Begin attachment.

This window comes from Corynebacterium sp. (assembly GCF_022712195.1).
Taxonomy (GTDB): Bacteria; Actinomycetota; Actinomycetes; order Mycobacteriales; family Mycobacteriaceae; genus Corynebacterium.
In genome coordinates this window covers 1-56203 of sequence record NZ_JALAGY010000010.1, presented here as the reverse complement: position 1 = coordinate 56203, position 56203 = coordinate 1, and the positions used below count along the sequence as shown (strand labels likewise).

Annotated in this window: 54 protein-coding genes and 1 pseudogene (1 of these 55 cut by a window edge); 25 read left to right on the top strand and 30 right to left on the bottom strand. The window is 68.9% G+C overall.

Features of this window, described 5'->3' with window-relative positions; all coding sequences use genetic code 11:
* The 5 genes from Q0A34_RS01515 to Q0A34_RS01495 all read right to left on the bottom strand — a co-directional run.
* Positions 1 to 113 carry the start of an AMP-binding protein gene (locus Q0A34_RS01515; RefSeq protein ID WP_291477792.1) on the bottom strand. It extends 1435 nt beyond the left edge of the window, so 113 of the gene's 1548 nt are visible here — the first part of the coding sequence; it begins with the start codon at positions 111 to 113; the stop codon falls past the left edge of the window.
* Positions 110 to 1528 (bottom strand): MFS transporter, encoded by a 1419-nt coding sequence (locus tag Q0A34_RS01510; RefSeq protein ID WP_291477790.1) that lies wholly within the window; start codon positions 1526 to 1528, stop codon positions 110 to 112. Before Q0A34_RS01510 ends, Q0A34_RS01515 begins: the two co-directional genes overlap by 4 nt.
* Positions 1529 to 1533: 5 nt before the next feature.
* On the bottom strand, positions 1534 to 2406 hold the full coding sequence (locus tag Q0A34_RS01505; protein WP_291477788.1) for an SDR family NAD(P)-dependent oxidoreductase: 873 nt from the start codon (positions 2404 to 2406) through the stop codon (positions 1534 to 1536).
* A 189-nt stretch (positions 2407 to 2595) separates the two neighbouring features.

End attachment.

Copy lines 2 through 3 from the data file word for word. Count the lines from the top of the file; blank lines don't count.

Taxonomy (GTDB): Bacteria; Actinomycetota; Actinomycetes; order Mycobacteriales; family Mycobacteriaceae; genus Corynebacterium.
In genome coordinates this window covers 1-56203 of sequence record NZ_JALAGY010000010.1, presented here as the reverse complement: position 1 = coordinate 56203, position 56203 = coordinate 1, and the positions used below count along the sequence as shown (strand labels likewise).